A Visual Approach to Professional Communication

[We’re pleased to welcome Deborah C. Andrews of University of Delaware, author of the article “Making the Familiar Strange: Thinking Visually in a Study Abroad Course in Professional Communication,” published in Business and Professional Communication Quarterly.]9262075767_a9711e023b_z

Today’s intensely international, multimedia marketplace for communication places a premium on design thinking and collaboration. Such thinking has been fostered for years in art and architecture programs, which feature a studio approach to solving problems and making art.  As I’ve pursued my current research on how—or whether–21st century workspaces can be designed to foster innovation, I’ve collaborated with colleagues in architecture and design and become more aware of how they teach. Visits to professional design studies and other workspaces have also made me aware of how creating communication products is an experimental, interactive, iterative, dynamic, flexible process, much like play. Visual thinking is key, especially embracing the role of text in a visual environment of messages. My observations are confirmed by professional writer, who tell us that they depend increasingly on visual thinking and design skills to compose successful messages. University courses in professional communication, however, rarely cultivate a studio atmosphere or approach visual skills at any more than a superficial level. In this article, I describe a short course BPCQ.inddin visual communication for American undergraduate art students, taught in London by a colleague and in which I participated for three years. It provides an attractive model for bridging the gap between pedagogy and practice in professional communication, opening students’ eyes while at the same time inviting them to enjoy the game.

The abstract:

Business and professional communicators increasingly rely on visual thinking and design strategies to create effective messages. The workplace need for such thinking, however, is not readily accommodated in current pedagogy. A long-running study abroad short course for American students taught in London provides a model for meeting this need. Addressed to students in art and design and framed through principles of discovery learning, the course approach and assignments can be productively adapted to enhance the visual competence of students of professional communication.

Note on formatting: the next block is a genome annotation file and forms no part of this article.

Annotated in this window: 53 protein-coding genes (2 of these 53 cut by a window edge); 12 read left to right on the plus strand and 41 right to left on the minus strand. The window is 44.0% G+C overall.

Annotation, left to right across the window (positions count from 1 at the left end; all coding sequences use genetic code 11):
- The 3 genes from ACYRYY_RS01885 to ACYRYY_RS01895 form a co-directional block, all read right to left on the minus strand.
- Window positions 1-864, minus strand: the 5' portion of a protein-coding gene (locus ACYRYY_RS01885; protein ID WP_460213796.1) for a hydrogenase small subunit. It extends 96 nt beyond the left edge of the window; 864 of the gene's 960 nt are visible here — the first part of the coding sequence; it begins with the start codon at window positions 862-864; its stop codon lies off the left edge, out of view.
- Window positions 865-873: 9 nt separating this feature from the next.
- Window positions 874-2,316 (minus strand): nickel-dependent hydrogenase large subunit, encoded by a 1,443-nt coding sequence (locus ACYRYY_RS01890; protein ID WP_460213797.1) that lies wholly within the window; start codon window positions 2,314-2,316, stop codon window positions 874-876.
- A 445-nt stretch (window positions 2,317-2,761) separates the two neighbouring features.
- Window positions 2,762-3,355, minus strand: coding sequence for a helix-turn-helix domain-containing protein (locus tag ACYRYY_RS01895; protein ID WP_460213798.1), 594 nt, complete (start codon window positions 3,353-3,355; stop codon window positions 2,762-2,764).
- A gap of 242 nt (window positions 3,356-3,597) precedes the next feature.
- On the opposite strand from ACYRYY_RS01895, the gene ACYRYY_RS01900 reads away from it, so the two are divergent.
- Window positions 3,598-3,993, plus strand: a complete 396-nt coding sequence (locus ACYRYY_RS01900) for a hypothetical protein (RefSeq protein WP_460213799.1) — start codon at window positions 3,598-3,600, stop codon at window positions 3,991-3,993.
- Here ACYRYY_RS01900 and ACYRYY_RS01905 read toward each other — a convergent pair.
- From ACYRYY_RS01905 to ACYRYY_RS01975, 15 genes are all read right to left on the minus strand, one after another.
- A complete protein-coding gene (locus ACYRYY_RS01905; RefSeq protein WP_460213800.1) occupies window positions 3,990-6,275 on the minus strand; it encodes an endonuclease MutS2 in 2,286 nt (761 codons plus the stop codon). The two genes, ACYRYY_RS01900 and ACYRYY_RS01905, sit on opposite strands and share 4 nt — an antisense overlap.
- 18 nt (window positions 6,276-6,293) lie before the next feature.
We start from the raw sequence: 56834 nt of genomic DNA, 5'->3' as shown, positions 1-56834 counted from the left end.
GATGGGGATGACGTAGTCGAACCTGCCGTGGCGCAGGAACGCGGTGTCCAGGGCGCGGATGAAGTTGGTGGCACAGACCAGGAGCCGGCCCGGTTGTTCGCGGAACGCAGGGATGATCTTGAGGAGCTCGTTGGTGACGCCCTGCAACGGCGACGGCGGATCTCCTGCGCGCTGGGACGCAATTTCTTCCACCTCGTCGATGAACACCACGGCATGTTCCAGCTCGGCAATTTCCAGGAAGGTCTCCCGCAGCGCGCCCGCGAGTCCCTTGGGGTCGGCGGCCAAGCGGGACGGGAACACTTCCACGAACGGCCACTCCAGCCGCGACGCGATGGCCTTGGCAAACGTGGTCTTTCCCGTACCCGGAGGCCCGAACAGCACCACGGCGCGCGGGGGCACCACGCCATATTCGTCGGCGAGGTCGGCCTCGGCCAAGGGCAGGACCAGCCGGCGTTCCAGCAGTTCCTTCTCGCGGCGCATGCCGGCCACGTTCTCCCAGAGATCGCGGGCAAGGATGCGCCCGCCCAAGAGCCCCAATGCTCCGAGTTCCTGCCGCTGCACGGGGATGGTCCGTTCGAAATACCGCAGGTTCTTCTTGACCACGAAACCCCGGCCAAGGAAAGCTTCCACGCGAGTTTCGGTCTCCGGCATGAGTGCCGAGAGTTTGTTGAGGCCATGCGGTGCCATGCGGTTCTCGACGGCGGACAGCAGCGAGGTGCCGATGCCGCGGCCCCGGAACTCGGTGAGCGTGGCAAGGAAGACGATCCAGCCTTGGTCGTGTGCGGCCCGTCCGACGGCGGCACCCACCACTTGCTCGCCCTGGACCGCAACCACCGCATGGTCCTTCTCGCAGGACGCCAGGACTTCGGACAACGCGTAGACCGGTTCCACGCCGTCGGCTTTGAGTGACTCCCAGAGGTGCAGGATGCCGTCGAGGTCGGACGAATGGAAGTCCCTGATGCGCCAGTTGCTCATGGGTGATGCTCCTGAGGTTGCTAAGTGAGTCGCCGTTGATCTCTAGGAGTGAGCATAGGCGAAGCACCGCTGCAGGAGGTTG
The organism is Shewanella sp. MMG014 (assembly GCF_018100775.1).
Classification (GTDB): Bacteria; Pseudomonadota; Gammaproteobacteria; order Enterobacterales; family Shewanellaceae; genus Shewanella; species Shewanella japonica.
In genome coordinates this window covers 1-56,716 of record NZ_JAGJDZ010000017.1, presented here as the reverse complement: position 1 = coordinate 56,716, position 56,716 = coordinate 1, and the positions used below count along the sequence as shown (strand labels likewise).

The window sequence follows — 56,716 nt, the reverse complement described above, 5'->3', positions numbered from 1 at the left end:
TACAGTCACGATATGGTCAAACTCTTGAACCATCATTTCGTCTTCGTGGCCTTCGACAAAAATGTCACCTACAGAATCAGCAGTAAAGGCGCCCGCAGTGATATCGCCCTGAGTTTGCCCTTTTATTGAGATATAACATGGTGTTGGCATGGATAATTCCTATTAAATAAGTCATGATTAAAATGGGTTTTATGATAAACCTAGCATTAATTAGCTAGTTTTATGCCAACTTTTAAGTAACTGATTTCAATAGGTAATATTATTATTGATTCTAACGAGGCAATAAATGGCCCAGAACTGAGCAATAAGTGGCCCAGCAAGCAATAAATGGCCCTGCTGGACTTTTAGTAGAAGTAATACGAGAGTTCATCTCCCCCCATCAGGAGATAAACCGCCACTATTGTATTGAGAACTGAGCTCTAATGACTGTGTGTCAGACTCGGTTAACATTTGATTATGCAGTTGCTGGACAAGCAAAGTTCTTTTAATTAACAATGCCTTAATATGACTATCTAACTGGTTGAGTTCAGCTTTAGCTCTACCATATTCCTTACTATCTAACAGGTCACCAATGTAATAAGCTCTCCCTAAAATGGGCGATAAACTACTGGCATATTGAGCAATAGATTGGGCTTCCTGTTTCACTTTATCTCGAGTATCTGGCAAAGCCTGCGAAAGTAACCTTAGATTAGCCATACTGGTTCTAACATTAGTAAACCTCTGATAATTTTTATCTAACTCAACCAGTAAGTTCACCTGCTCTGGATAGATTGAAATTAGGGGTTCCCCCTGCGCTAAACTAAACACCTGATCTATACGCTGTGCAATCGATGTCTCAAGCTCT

You can read Making the Familiar Strange: Thinking Visually in a Study Abroad Course in Professional Communication” from Business and Professional Communication Quarterly free for the next two weeks by clicking here. Want to know all about the latest research from Business and Professional Communication Quarterly? Click here to sign up for e-alerts!

*Presentation image credited to NASA Goddard Space Flight Center (CC)


Deborah AndrewsDeborah C. Andrews is a professor emerita of English at the University of Delaware. She has published textbooks and articles about professional communication, especially internationally. Her current research is on how—or whether—the physical environment of a workspace can be designed to foster entrepreneurial or scientific innovation through effective communication.

This entry was posted in Communication, Education, Engagement, Social Media, Teaching & Learning and tagged , , , , , , , by Cynthia Nalevanko, Senior Editor, SAGE Publishing. Bookmark the permalink.

About Cynthia Nalevanko, Senior Editor, SAGE Publishing

Founded in 1965, SAGE is the world’s leading independent academic and professional publisher. Known for our commitment to quality and innovation, SAGE has helped inform and educate a global community of scholars, practitioners, researchers, and students across a broad range of subject areas. With over 1500 employees globally from principal offices in Los Angeles, London, New Delhi, Singapore, Washington DC, and Melburne, our publishing program includes more than 1000 journals and over 900 books, reference works and databases a year in business, humanities, social sciences, science, technology and medicine. Believing passionately that engaged scholarship lies at the heart of any healthy society and that education is intrinsically valuable, SAGE aims to be the world’s leading independent academic and professional publisher. This means playing a creative role in society by disseminating teaching and research on a global scale, the cornerstones of which are good, long-term relationships, a focus on our markets, and an ability to combine quality and innovation. Leading authors, editors and societies should feel that SAGE is their natural home: we believe in meeting the range of their needs, and in publishing the best of their work. We are a growing company, and our financial success comes from thinking creatively about our markets and actively responding to the needs of our customers.

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